1971, the flavours changed

imageThis was the year when I stopped hunting for jungle jalaybees. When the large garden we played in became too small, as the ball reached the window panes. When I gave away my Biggles books. This was the year when the magical taste of life changed into the spicy, reality taste, which exhilarates and then in a flash can burn also.

Somewhere in this life, early or late most of us come to some sort of awakening. It can be one large moment or a series of smaller awakenings leading to a flash of the light bulb moment.

I had spent a childhood thinking in terms of hours and days. Life was a series of random events revolving around myself and those immediately around me. In this serene environment, 1971 came as a crescendo. A series of small seminal events taught me that life is real, has a larger context and it is not just designed to fulfil my story.

1971 was the year when Pakistan cricket almost touched gold and then lost its grasp on it. This was in the month of July; at Leeds we lost. For a young sports fanatic kid, it was open and shut that we would get 231 in the fourth innings against England. I now cry for the confidence of a boy, who did not know better. That we ended up losing 6 wickets in quick order and missing the target marginally, was cataclysmic. It was the second sledge hammer blow in a couple of months. Earlier a young Liverpool team lost to Arsenal in the FA Cup final, when leading in extra time. It all hurt that the world did not follow in natural order, my desires and perceptions.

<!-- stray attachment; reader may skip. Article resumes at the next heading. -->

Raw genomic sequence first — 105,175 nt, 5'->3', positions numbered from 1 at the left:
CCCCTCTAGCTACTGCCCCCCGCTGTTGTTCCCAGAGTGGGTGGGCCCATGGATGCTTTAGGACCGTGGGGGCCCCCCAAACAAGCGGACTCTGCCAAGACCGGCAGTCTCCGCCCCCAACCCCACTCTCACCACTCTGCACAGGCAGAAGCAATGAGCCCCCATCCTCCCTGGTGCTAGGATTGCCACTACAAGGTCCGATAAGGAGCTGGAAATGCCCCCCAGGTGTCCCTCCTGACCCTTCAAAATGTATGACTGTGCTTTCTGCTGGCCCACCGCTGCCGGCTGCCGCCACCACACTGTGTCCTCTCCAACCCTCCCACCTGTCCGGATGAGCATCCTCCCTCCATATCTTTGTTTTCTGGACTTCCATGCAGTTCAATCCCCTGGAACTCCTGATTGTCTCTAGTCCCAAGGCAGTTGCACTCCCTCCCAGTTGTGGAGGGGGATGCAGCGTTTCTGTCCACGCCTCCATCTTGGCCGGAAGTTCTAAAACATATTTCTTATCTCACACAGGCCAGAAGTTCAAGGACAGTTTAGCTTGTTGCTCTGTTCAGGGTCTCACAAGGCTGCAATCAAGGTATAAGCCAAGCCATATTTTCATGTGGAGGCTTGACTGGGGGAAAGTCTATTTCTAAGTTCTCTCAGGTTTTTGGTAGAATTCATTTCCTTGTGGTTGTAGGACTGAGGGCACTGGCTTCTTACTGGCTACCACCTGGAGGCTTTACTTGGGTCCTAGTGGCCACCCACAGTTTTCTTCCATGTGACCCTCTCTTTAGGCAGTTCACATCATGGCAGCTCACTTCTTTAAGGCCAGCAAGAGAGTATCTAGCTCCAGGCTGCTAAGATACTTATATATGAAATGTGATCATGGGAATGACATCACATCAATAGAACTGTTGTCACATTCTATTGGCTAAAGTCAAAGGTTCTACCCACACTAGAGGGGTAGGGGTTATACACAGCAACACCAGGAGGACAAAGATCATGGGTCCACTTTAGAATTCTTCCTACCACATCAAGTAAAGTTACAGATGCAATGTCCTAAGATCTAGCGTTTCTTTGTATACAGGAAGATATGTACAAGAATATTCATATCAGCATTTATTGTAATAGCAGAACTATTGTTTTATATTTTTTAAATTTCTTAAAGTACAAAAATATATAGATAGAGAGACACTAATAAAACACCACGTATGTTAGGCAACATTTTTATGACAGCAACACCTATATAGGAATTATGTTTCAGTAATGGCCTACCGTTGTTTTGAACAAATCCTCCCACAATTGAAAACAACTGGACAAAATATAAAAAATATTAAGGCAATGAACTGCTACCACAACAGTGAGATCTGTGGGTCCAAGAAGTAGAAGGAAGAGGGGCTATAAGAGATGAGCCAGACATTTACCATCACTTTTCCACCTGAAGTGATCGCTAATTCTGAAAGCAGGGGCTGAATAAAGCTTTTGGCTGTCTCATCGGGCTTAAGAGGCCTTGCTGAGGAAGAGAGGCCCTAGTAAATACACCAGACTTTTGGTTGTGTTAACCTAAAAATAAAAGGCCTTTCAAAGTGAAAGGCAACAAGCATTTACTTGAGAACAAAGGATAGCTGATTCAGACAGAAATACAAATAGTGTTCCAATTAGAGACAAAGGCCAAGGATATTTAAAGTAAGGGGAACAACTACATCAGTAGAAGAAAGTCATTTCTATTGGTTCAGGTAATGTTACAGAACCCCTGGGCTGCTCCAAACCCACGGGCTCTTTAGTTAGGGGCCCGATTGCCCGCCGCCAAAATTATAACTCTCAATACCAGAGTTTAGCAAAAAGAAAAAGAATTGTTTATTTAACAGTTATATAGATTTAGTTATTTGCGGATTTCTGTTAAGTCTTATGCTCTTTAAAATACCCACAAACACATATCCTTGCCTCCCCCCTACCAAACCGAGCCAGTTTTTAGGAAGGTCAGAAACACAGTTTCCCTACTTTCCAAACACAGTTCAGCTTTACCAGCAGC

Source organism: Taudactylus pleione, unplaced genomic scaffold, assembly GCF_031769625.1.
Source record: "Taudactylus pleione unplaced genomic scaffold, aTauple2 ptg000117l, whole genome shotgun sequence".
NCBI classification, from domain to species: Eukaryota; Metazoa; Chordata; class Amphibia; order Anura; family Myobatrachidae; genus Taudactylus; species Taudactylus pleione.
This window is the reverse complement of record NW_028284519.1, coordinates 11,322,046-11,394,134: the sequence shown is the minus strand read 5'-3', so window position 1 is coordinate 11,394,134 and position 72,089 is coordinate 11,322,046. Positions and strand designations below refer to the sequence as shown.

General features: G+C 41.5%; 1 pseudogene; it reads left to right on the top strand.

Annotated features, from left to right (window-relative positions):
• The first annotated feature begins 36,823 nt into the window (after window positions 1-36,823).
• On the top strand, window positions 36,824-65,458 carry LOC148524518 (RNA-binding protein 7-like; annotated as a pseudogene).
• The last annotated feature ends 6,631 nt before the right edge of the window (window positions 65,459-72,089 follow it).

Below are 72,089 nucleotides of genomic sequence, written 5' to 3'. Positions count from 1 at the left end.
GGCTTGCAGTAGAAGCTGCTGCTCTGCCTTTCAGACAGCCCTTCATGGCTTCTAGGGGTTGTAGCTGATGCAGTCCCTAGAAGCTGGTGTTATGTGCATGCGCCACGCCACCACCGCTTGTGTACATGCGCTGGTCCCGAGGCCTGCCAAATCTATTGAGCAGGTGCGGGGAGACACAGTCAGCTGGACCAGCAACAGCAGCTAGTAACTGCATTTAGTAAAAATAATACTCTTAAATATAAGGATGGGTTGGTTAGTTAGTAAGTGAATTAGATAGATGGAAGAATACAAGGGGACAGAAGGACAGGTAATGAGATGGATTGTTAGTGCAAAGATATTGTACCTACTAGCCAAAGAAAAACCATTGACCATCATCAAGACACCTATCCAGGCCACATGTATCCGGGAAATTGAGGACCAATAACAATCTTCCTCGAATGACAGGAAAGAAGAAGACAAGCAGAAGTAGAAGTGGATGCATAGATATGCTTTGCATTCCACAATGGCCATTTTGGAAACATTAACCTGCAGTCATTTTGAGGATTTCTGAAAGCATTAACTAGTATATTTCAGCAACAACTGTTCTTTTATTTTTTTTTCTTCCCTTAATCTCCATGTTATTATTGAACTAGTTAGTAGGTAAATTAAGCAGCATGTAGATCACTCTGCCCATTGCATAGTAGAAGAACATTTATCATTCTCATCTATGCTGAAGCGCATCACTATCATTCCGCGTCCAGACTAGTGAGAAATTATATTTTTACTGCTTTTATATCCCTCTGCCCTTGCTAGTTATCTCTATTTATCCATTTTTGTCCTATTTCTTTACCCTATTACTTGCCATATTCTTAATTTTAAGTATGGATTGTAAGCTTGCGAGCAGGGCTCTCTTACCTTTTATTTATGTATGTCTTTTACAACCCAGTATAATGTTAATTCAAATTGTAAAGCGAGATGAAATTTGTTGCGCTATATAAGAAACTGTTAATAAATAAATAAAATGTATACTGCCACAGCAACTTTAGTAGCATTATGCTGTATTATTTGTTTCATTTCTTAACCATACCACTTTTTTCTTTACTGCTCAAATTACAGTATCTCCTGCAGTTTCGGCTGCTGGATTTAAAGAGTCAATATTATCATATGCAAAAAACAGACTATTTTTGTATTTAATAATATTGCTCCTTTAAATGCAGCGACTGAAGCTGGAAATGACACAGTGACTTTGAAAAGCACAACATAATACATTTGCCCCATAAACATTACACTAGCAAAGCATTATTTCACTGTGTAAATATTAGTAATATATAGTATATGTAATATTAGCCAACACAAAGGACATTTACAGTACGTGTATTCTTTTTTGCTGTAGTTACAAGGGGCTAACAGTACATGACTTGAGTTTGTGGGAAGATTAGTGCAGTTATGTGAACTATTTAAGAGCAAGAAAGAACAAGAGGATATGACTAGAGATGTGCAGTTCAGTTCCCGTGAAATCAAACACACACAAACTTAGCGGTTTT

February of 1971 saw a major worldwide hit song by George Harrison “My Sweet Lord”. GH was singing solo; it dawned on me that the Beatles had disappeared and something permanent had gone from life. It brought a reality to the fore. Nothing is forever, no matter how good, and the transient nature of this life was grounded in my mind.

1971 was also the year when I figured out that school and freedom will not last forever. Life had existed on a daily basis and the maximum length of plans were while wondering how not to get bored in the summer holidays – there were very few international or local vacations in those days. So as I saw the previous years prefects and seniors disappear out of school, it finally drove home how things are supposed to be.

That summer saw the Summer of 42 being a big world wide hit and I could relate to teenage Hermie. A picture of love and tragedy formed and filters created in one evening in the Palace cinema, have formed an idyllic image of life’s tragic romance.